Growing up in Zimbabwe I always had a dream. I envisaged sitting on the board of directors of a multilateral organisation, I dreamt of making it to the upper echelons of the United Nations; oh yes that was the nature of my dreams. I always dreamt BIG. I pictured my name enshrined in the hall of fame with clusters of people literally stampeding just to catch a glimpse of me.
Such was the power of my imagination at a tender age. Since then, days have slowly turned into weeks, weeks into months and the months into years and today I am a young man still chasing those dreams, albeit with some degree of success.
Today I am privileged to attend the United Nations Human Rights Council (UNHRC) 24th Session, not as President of the Council but as a young determined activist under the CIVICUS UN Learning Exchange Programme. Continue reading →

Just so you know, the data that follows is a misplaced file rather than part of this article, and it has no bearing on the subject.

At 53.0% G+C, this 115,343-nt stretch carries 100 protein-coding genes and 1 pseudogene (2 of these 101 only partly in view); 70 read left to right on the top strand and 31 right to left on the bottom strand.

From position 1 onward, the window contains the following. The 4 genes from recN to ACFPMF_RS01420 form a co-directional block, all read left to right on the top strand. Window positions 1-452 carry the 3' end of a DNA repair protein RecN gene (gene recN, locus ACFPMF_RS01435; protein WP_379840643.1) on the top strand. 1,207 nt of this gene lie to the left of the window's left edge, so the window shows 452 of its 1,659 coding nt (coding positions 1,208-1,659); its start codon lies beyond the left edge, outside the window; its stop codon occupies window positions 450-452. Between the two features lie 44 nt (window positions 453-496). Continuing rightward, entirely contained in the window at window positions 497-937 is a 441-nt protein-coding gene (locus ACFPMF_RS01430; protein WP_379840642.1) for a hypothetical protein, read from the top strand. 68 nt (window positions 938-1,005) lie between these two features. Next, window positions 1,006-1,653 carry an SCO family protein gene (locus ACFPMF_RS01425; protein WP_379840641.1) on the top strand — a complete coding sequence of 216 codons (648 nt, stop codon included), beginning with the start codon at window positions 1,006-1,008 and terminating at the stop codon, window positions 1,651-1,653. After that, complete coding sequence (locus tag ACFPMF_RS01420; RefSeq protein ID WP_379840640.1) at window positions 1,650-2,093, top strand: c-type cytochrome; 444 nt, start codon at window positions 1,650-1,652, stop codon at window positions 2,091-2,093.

Characterized as the Egyptian Revolution’s 3rd Wave, the protests on June 30 in Egypt followed the collection of more than 22 million signatories calling for the resignation of President Muhammad Morsi by the Tamarud (Rebel) Campaign.
Since the removal of President Morsi on July 3, people around the world have become preoccupied with the ‘whether it was a coup or not’ issue, to the extent that a blind eye has been turned to the 186 women who were sexually assaulted in Tahrir Square and its vicinity, some brutally raped, between June 28 – July 7, 2013.